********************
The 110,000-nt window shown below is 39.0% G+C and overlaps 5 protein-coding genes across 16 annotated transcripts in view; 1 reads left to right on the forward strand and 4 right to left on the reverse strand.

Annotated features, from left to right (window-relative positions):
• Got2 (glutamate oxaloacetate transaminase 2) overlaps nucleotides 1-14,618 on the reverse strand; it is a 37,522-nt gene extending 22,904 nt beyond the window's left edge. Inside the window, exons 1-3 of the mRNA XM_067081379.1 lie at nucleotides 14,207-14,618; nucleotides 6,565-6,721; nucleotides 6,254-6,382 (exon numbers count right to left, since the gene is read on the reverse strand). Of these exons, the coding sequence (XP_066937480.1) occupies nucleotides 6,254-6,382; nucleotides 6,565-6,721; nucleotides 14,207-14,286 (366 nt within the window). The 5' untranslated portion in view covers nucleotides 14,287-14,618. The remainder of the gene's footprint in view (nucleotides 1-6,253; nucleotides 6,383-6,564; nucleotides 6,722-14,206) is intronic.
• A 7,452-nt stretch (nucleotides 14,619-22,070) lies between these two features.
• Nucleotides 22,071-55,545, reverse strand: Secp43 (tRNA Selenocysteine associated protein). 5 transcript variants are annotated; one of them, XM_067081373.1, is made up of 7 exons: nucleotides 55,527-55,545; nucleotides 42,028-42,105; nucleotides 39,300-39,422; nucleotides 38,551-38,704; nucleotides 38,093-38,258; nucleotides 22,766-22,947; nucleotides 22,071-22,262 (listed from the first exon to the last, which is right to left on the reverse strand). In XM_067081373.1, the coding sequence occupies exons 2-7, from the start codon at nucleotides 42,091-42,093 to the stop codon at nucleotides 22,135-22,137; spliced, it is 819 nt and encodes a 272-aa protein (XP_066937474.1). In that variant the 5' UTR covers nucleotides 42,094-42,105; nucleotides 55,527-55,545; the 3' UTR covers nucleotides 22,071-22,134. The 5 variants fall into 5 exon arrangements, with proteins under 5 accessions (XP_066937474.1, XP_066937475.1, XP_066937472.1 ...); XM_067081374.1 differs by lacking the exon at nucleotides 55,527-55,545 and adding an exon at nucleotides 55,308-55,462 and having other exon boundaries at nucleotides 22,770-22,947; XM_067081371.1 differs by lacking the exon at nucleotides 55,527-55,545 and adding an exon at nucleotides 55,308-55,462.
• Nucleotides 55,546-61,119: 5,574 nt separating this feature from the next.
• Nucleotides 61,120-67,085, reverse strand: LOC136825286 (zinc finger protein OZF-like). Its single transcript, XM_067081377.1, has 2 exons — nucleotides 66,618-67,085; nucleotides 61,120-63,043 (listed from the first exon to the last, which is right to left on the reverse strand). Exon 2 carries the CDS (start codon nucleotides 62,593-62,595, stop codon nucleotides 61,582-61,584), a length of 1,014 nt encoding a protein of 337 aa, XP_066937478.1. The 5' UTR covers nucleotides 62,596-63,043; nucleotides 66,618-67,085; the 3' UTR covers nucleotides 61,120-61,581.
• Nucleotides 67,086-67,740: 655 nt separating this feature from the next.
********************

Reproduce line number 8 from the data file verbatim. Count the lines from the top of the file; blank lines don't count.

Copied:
• Nucleotides 67,086-67,740: 655 nt separating this feature from the next.